Depending on your particular needs and circumstances, there could be effective alternatives to using a double VPN.
A quality single VPN can offer a high level of security and privacy for the majority of users. It encrypts your internet traffic, hides your IP address, and can make it seem as though you’re browsing from a different location.
For most online activities such as browsing, streaming, or downloading, a single VPN service typically provides a good balance between security, cost, and performance.
Indeed, for many people, the enhanced security offered by a double VPN setup might be overkill. Unless you have extremely high-security needs or you’re handling highly sensitive data, a single VPN should suffice.
The added complexity, potential performance impact, and cost of running a double VPN might not justify the marginal increase in security for most users.
So, before going for a double VPN setup, consider your specific needs and circumstances. If a single, robust VPN can meet your requirements, it might be the most efficient and cost-effective solution for you.
In summary, the technique of employing a VPN over another VPN, often referred to as a ‘Double VPN’, ‘Doublehop VPN’, or ‘Multihop VPN’, is a feasible and advanced strategy for those seeking to maximise their online security and privacy.
This system hinges on routing your internet connection through more than one secure VPN server, thus providing a superior level of protection through double encryption.
However, while the concept of a double VPN can provide an increased layer of security, it’s worth acknowledging that it involves higher costs and potential setup complexities.
Moreover, for the majority of internet users, a single VPN typically provides ample protection, making the Double VPN approach potentially excessive.
Hence, it’s essential to evaluate your specific online privacy needs and weigh them against the potential benefits and drawbacks of a Double VPN setup before choosing this layered security approach.
Tor over VPN provides a distinct approach to online anonymity compared to double VPN. In a Tor over VPN configuration, your data traffic first passes through a VPN server, and then navigates through multiple anonymous Tor nodes. The data undergoes encryption at each transit point, obscuring your digital footprints and making it notably challenging for observers to determine your online activities or your traffic’s origin. This intricate routing system offers a heightened level of anonymity compared to a double VPN setup, but it may impact your connection speed due to the multiple encryption processes involved.
Double VPN and split tunnelling offer different approaches to handling your internet traffic. In a double VPN setup, all your traffic is routed and encrypted twice through two VPN servers, thereby enhancing your privacy and security. On the other hand, split tunnelling offers a mix of security and convenience. It allows you to decide which portion of your traffic goes through the VPN, with the remainder going directly over the open network. Although this provides flexibility and often better speeds for non-sensitive tasks, it doesn’t offer the same level of security as full tunnelling or a double VPN setup, as only a portion of the traffic is encrypted and routed through the VPN.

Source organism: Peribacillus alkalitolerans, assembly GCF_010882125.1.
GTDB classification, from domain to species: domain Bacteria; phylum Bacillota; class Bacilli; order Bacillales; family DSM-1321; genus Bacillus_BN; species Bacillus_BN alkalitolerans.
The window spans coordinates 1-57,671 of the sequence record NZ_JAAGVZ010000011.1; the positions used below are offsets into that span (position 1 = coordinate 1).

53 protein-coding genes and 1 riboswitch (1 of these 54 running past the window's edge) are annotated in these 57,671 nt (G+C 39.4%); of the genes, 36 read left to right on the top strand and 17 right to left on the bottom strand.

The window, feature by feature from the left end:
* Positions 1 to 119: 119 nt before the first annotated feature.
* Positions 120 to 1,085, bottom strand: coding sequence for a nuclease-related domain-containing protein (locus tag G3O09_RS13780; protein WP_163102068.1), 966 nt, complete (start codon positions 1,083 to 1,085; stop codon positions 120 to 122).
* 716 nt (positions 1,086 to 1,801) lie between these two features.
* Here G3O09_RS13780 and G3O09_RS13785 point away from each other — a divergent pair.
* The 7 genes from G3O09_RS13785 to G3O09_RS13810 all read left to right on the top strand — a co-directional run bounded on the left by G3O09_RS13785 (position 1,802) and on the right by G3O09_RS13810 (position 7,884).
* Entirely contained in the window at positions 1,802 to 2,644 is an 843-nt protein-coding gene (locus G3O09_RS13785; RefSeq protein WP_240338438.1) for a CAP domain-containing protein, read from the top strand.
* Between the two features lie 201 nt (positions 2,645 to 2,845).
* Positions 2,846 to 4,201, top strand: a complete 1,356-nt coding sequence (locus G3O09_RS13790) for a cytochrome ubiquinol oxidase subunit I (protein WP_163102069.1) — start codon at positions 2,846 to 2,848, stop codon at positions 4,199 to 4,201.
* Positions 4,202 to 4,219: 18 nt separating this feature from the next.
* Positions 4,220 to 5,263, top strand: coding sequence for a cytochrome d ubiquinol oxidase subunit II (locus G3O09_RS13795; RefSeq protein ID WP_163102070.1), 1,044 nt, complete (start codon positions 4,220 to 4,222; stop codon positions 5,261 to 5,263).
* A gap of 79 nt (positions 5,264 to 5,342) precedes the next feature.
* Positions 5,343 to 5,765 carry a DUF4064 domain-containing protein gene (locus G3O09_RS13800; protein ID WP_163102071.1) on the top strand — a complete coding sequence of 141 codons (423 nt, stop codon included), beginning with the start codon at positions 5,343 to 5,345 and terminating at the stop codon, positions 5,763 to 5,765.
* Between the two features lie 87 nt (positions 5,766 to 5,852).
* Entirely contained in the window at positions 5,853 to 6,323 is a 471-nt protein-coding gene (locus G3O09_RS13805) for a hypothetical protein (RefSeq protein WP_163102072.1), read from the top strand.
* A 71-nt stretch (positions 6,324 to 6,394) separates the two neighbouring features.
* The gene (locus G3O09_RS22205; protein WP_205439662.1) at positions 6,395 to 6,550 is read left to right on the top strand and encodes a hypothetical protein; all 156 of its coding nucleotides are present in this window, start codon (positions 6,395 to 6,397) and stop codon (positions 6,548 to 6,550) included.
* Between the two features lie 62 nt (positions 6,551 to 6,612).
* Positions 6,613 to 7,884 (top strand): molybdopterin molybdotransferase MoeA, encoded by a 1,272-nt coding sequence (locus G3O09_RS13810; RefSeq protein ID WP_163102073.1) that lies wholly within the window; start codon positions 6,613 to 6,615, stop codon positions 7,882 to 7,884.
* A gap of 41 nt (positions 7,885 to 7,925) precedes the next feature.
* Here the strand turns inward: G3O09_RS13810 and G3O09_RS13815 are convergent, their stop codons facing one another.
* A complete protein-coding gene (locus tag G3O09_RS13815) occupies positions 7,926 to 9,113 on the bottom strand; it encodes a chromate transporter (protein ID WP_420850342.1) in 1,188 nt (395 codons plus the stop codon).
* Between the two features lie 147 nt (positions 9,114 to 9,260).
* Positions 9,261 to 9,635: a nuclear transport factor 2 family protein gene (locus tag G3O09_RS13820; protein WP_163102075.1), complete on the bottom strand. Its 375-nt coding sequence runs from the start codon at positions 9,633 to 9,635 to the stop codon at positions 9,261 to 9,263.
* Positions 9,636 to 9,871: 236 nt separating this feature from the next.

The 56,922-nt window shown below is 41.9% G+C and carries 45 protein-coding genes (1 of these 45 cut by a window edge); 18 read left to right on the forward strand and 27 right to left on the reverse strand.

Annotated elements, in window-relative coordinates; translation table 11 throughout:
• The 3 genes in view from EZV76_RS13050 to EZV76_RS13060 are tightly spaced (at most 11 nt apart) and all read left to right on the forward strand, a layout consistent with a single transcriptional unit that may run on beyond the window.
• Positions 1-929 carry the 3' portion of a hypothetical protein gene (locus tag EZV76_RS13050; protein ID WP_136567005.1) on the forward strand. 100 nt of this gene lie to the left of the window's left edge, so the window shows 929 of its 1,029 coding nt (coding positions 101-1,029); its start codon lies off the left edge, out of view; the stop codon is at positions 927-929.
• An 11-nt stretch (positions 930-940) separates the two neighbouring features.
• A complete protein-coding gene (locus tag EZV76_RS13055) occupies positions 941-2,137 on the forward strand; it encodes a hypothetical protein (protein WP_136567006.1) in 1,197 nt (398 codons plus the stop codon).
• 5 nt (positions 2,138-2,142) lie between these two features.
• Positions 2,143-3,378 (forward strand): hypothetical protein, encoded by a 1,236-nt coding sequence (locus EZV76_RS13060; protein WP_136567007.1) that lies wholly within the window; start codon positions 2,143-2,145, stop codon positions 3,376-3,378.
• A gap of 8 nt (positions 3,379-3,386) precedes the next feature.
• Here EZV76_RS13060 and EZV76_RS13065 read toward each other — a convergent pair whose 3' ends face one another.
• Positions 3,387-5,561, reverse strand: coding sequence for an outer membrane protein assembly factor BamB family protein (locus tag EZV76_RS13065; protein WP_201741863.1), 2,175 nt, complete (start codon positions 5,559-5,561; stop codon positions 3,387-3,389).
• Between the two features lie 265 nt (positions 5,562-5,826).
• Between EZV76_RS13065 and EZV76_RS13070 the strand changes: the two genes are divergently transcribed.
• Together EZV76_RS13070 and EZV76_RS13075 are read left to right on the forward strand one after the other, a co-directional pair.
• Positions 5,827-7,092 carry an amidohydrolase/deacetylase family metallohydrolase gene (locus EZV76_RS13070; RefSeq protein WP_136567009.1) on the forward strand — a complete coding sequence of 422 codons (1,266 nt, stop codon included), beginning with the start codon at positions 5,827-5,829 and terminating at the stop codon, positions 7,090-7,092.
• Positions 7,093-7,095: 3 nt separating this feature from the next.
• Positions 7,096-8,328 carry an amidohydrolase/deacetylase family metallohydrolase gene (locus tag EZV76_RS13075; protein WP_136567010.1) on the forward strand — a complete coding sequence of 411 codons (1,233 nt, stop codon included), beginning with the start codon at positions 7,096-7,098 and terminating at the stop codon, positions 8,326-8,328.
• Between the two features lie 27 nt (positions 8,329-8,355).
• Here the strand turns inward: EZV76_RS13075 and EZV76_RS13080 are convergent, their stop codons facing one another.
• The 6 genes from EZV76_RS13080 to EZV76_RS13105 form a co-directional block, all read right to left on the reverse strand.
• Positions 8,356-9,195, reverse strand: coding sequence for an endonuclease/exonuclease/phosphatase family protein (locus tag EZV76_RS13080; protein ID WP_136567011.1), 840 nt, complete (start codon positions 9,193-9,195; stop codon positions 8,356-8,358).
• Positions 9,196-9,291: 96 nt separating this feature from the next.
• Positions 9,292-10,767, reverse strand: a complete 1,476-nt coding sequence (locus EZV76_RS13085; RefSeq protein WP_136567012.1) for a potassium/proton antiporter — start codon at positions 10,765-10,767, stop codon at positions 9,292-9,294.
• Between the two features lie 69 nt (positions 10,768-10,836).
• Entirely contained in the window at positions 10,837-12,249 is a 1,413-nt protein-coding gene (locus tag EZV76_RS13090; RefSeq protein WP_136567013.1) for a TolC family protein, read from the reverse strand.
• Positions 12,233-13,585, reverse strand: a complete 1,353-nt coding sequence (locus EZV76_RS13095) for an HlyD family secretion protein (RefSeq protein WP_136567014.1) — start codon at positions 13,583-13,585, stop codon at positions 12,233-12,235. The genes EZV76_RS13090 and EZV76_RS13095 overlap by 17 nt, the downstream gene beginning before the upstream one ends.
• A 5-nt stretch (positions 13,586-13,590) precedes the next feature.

Yes, utilising your home router can be an effective approach for a double VPN configuration. This method involves installing one VPN on your router and then setting up a different VPN on your device that connects to the internet. This way, your traffic gets encrypted first by the VPN on your device and then again by the VPN on the router, effectively creating a double VPN connection. However, it’s worth noting that some VPN services offer built-in double VPN functionality, which can simplify the setup process and eliminate potential compatibility issues between two separate VPNs.
Indeed, there are several VPN providers that offer built-in double VPN functionality, thus eliminating the need for manual setup. Notable examples include NordVPN, Surfshark, ProtonVPN, Hide.me VPN, Windscribe VPN, and ClearVPN. Some of these providers, like NordVPN, are particularly recognised for this feature. In certain instances, a combination of the desktop and browser versions of the same VPN might be required to double-encrypt your traffic. However, it’s important to note that not every VPN provider offers this function, and the need for multiple VPNs may not be universally applicable, depending on the user’s specific requirements.
Don’t Hesitate, Secure Your Digital World Today
If you’ve found this guide helpful and are considering employing a double VPN setup or simply want to explore your VPN options further, we at 76 Services are here to help.
Our experts can provide detailed advice and solutions tailored to your unique online security needs.
Feel free to give us a call at 01494 623076, or if you prefer, you can fill out the contact form on our website.
We look forward to helping you navigate your digital world securely and confidently.